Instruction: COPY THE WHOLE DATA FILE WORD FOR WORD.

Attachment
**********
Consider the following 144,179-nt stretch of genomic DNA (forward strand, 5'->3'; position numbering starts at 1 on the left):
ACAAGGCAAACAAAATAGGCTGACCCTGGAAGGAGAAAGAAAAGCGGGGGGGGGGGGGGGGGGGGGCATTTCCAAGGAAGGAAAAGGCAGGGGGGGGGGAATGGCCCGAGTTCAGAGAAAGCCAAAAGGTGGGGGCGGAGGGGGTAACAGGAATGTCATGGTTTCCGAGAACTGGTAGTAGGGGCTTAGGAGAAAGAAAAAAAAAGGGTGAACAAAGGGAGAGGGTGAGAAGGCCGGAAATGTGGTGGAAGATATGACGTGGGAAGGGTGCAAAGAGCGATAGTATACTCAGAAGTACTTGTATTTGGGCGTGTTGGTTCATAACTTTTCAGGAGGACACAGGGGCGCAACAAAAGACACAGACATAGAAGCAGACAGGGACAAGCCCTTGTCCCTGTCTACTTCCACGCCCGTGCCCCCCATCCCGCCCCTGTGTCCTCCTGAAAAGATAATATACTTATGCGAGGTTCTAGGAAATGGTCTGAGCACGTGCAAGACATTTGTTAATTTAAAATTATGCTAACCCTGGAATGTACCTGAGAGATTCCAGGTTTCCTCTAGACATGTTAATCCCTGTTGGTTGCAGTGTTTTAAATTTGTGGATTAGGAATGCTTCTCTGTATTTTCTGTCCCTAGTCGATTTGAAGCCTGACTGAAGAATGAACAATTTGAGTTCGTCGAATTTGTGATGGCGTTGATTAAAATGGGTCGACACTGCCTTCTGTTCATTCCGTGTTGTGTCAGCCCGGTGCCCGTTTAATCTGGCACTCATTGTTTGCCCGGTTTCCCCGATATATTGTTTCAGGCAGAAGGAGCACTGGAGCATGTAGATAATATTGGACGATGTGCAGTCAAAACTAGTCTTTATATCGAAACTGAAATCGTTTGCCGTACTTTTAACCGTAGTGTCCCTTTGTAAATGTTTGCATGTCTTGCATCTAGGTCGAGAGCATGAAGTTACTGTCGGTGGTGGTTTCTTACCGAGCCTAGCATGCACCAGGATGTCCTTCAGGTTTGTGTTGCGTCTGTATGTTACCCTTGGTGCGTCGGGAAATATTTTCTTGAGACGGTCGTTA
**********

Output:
Consider the following 144,179-nt stretch of genomic DNA (forward strand, 5'->3'; position numbering starts at 1 on the left):
ACAAGGCAAACAAAATAGGCTGACCCTGGAAGGAGAAAGAAAAGCGGGGGGGGGGGGGGGGGGGGGCATTTCCAAGGAAGGAAAAGGCAGGGGGGGGGGAATGGCCCGAGTTCAGAGAAAGCCAAAAGGTGGGGGCGGAGGGGGTAACAGGAATGTCATGGTTTCCGAGAACTGGTAGTAGGGGCTTAGGAGAAAGAAAAAAAAAGGGTGAACAAAGGGAGAGGGTGAGAAGGCCGGAAATGTGGTGGAAGATATGACGTGGGAAGGGTGCAAAGAGCGATAGTATACTCAGAAGTACTTGTATTTGGGCGTGTTGGTTCATAACTTTTCAGGAGGACACAGGGGCGCAACAAAAGACACAGACATAGAAGCAGACAGGGACAAGCCCTTGTCCCTGTCTACTTCCACGCCCGTGCCCCCCATCCCGCCCCTGTGTCCTCCTGAAAAGATAATATACTTATGCGAGGTTCTAGGAAATGGTCTGAGCACGTGCAAGACATTTGTTAATTTAAAATTATGCTAACCCTGGAATGTACCTGAGAGATTCCAGGTTTCCTCTAGACATGTTAATCCCTGTTGGTTGCAGTGTTTTAAATTTGTGGATTAGGAATGCTTCTCTGTATTTTCTGTCCCTAGTCGATTTGAAGCCTGACTGAAGAATGAACAATTTGAGTTCGTCGAATTTGTGATGGCGTTGATTAAAATGGGTCGACACTGCCTTCTGTTCATTCCGTGTTGTGTCAGCCCGGTGCCCGTTTAATCTGGCACTCATTGTTTGCCCGGTTTCCCCGATATATTGTTTCAGGCAGAAGGAGCACTGGAGCATGTAGATAATATTGGACGATGTGCAGTCAAAACTAGTCTTTATATCGAAACTGAAATCGTTTGCCGTACTTTTAACCGTAGTGTCCCTTTGTAAATGTTTGCATGTCTTGCATCTAGGTCGAGAGCATGAAGTTACTGTCGGTGGTGGTTTCTTACCGAGCCTAGCATGCACCAGGATGTCCTTCAGGTTTGTGTTGCGTCTGTATGTTACCCTTGGTGCGTCGGGAAATATTTTCTTGAGACGGTCGTTA